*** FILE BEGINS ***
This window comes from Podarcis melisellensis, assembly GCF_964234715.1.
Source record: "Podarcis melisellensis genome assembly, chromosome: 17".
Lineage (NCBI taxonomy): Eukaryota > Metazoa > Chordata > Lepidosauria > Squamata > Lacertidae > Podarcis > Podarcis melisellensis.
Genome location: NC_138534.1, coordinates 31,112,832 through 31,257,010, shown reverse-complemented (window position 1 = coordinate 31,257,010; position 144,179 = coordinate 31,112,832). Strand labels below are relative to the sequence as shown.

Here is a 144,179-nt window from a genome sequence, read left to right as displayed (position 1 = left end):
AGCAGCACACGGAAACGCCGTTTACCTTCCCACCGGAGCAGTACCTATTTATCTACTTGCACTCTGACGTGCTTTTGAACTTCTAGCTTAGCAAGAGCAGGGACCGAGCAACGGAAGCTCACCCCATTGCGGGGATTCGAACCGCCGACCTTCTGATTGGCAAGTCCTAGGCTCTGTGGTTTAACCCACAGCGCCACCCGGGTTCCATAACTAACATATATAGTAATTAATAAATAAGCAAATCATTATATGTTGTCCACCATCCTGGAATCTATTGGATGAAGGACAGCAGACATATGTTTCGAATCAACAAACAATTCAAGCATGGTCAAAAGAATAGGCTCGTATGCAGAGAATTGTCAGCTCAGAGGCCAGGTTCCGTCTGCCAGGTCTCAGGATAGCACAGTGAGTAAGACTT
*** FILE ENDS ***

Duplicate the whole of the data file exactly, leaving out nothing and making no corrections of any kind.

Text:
This window comes from Podarcis melisellensis, assembly GCF_964234715.1.
Source record: "Podarcis melisellensis genome assembly, chromosome: 17".
Lineage (NCBI taxonomy): Eukaryota > Metazoa > Chordata > Lepidosauria > Squamata > Lacertidae > Podarcis > Podarcis melisellensis.
Genome location: NC_138534.1, coordinates 31,112,832 through 31,257,010, shown reverse-complemented (window position 1 = coordinate 31,257,010; position 144,179 = coordinate 31,112,832). Strand labels below are relative to the sequence as shown.

Here is a 144,179-nt window from a genome sequence, read left to right as displayed (position 1 = left end):
AGCAGCACACGGAAACGCCGTTTACCTTCCCACCGGAGCAGTACCTATTTATCTACTTGCACTCTGACGTGCTTTTGAACTTCTAGCTTAGCAAGAGCAGGGACCGAGCAACGGAAGCTCACCCCATTGCGGGGATTCGAACCGCCGACCTTCTGATTGGCAAGTCCTAGGCTCTGTGGTTTAACCCACAGCGCCACCCGGGTTCCATAACTAACATATATAGTAATTAATAAATAAGCAAATCATTATATGTTGTCCACCATCCTGGAATCTATTGGATGAAGGACAGCAGACATATGTTTCGAATCAACAAACAATTCAAGCATGGTCAAAAGAATAGGCTCGTATGCAGAGAATTGTCAGCTCAGAGGCCAGGTTCCGTCTGCCAGGTCTCAGGATAGCACAGTGAGTAAGACTT